Exchanges to Limit Length of Share Suspensions to Curb Abuse
The Shanghai and Shenzhen stock exchanges issued draft rules that would significantly limit the amount of time companies can halt trading of their shares, amid a regulatory crackdown on abuse of a practice that puts off foreign investors and can leave shareholders in the lurch.
Trading suspensions have often been used by companies as an excuse to stop their shares from sliding when bad news hits the market, and can sometimes drag on for months, locking up shareholders’ money in stocks they can no longer sell. In 2017, shares of 69 Shanghai-listed companies were suspended on average each day, according to the Shanghai Stock Exchange — around 5% of all the companies listed that year, according to Caixin calculations. Recently, this number has been about 10, or 0.7% of the total.
The Shanghai and Shenzhen stock exchanges have decided that trading halts for corporate restructuring should last 10 days at most, with the option of applying to extend such suspensions to 25 days if necessary for the disclosure of more information, according to draft rules issued Wednesday by the two exchanges. The current rules give companies up to three months for restructuring.
The new draft rules follow a Nov. 6 announcement from the China Securities Regulatory Commission (CSRC) that vowed to strengthen rules on share suspensions.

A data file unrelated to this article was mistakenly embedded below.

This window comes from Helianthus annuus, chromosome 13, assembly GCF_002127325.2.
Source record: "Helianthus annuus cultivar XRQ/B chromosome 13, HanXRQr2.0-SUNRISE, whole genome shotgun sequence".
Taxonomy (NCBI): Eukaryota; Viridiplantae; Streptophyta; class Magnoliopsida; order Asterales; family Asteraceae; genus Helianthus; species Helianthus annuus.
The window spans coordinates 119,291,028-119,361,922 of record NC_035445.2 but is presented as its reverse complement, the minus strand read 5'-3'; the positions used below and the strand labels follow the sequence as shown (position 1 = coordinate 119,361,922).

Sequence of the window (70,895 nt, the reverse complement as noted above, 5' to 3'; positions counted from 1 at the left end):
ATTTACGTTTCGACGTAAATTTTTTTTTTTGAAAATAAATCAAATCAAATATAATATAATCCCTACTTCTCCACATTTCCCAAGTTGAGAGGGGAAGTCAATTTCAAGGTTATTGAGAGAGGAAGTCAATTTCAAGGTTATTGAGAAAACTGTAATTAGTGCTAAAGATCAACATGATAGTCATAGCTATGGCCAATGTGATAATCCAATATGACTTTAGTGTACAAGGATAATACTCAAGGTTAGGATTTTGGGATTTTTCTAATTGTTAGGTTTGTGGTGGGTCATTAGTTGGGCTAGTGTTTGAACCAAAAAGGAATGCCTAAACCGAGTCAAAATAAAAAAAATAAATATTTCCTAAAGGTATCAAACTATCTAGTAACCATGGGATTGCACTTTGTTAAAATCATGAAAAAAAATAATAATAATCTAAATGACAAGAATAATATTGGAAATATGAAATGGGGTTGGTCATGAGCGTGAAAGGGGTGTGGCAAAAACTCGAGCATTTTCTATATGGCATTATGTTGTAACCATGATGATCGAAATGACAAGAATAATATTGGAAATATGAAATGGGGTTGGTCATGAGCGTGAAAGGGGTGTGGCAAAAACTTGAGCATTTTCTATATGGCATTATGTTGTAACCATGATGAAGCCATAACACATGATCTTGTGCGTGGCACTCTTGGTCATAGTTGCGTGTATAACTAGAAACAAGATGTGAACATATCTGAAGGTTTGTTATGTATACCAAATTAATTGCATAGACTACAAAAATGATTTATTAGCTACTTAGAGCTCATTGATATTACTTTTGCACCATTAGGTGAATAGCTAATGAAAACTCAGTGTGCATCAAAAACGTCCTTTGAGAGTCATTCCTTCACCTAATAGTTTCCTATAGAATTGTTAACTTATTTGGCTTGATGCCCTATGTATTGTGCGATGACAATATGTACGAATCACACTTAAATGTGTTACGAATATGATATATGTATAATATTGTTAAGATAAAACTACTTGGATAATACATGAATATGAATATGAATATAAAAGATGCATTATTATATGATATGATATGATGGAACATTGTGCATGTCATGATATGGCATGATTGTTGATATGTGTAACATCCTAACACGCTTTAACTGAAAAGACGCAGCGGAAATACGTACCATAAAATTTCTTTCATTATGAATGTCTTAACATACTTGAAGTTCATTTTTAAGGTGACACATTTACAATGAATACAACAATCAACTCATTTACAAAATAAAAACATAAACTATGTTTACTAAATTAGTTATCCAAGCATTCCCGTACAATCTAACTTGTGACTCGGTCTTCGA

Trading halts related to national strategic projects or confidential military matters will have different requirements, according to the draft rules. Trading halts for most other reasons, such as preparing for the transfer of controlling shares, should last no more than two days, with the option of applying for an extension to five days.
In principle, bankruptcy restructuring should not cause a trading halt, although if necessary the company can apply for one. Companies can also apply for a suspension if the stock exchange or the CSRC agrees that risks could significantly affect market order.
Shanghai’s draft rules are open for comment until Dec. 1. Shenzhen’s are open until Dec. 21.
The abuse of trading suspensions has also become a major obstacle to global acceptance of China’s stock markets, with index compiler MSCI specifically citing such stoppages as a cause for concern in its long-awaited decision in June to include domestically traded stocks in its indexes.
During 2015’s market crash, more than half of the companies trading on China’s two stock exchanges halted trading. Since then, regulators have made a series of attempts to tighten up supervision of the practice. In August, the Shanghai Stock Exchange said that companies no longer need to request a trading suspension for the announcement of major news, in a bid to reduce the possible excuses for trading halts. 2015’s rash of trading suspensions did not repeat itself during the latest sell-off.
Contact reporter Ke Baili (email@example.com)
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